I got this via e-mail this morning and thought those of you who’ve dealt with schools might get a smile from it. (I do love the WISC-III/agency rhyme.) If you haven’t dealt with schools, a lot of this matches my experience — up until the stanza when things are actually going well, that is.
If Dr. Seuss had a gifted child ….
by Mary Beth Northrup
Dear Mom-I-am, dear Mom-I-am, we have a problem, Mom-I-am.
Your son won’t do what he must do. He drives me crazy, yes it’s true!
He will stall and squirm and hum, and leave all of his work undone.
He dreams and will not pay attention, have you considered medication?
With other kids he does not play, he is alone much of the day.
Something does not seem quite right, because I know he must be bright.
He seems to learn, despite the rest, but the work is not his best.
He is disruptive, yes it’s true. He just won’t do what he must do!
Yes, teacher, I can really see, how frustrating all this must be,
A child who does not meet the norm, a child whose mold won’t fit the form.
I’ve had him tested on WISC-III, by your approved test agency.
He scores far higher than the mean, there’s more to this that can be seen.
So help us, help us find the way, to teach this child best if we may.
He is not like the rest you see, he acts and thinks far differently.
We need another way to teach him, another way to finally reach him.
Not the normal thing you do, but something altogether new!
What! Something new – go bar the door! We’ve not done it that way before!
If we do this thing for you, then all the rest will want it too!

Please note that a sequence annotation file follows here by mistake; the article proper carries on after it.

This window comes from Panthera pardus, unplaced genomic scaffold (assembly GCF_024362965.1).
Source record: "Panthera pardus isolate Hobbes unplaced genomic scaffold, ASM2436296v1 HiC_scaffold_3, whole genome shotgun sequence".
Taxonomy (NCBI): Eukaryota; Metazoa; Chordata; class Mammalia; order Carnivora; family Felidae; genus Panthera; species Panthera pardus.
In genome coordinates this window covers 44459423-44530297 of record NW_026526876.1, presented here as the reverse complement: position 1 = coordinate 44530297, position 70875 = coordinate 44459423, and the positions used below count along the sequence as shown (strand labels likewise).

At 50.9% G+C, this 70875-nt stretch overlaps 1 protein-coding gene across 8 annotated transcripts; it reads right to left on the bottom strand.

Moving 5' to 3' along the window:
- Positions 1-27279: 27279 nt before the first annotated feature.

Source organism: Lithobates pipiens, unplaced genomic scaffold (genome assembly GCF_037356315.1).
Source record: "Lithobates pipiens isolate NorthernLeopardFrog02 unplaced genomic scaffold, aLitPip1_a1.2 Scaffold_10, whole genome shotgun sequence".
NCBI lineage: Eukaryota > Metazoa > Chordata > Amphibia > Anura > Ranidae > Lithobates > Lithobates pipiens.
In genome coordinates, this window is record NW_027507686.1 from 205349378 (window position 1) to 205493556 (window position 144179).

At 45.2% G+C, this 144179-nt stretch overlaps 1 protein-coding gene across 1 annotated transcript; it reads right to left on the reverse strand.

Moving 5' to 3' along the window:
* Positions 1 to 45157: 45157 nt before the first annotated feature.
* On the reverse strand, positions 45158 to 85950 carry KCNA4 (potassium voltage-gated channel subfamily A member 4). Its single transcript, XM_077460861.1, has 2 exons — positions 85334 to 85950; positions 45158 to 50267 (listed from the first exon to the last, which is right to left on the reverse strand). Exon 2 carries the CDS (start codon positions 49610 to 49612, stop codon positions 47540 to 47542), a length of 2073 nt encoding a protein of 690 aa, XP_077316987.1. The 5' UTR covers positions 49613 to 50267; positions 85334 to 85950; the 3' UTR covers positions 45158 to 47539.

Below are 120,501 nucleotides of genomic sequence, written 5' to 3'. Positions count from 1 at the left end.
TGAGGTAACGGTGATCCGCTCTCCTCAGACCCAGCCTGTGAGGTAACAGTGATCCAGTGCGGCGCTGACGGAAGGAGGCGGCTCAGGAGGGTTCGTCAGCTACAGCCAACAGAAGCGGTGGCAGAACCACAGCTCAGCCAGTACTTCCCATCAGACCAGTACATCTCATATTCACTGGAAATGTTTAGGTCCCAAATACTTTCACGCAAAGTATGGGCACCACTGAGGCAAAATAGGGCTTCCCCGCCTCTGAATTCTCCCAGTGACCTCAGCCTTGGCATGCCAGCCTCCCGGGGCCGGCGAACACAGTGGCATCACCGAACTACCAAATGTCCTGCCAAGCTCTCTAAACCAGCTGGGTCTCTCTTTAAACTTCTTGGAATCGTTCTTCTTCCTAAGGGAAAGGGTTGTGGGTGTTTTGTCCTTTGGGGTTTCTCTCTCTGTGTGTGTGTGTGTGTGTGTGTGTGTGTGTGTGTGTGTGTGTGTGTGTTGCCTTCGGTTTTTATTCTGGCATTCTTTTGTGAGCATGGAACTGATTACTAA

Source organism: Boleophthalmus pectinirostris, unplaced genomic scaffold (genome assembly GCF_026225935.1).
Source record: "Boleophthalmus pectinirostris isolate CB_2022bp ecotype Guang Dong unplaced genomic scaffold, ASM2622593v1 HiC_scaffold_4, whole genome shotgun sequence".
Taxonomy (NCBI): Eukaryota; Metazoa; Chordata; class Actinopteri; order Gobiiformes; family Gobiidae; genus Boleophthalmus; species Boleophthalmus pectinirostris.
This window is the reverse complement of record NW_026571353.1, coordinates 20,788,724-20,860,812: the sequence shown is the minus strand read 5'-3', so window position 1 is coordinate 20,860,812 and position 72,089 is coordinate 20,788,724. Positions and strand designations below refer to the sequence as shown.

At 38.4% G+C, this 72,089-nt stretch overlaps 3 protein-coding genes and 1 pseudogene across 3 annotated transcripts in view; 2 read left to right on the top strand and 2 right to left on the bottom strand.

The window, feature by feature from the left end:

Change our ways, that can’t be done. Same for all, not changed for some.
All children are gifted, yes it’s true! Just MAKE him do what he must do!
Please, please, teacher, hear me through. The laws say you must help us, too.
His needs are different than the rest, we CAN help him to do his best.
We can make this easy too, it will not be more work for you.
This can work out, you will see. Try it, try it, please, for me?
All right, all right, if I must. I still maintain this is not just.
But first there is red tape you see, tests and checks and IEP.
And after weeks and months of proving, finally we can begin moving.
Then I’ll try it and we’ll see, if this method is the key.
Hey, I see something, yes I do! We have found something he will do!
No more fiddle, squirm and hum, no more worksheets left undone.
He’s zipping through, he’s learning fast, he’s doing his best work at last.
Why did I put up a fight? I guess dear Mom, that you were right.
Copyright C 1998 by MaryBeth Northrup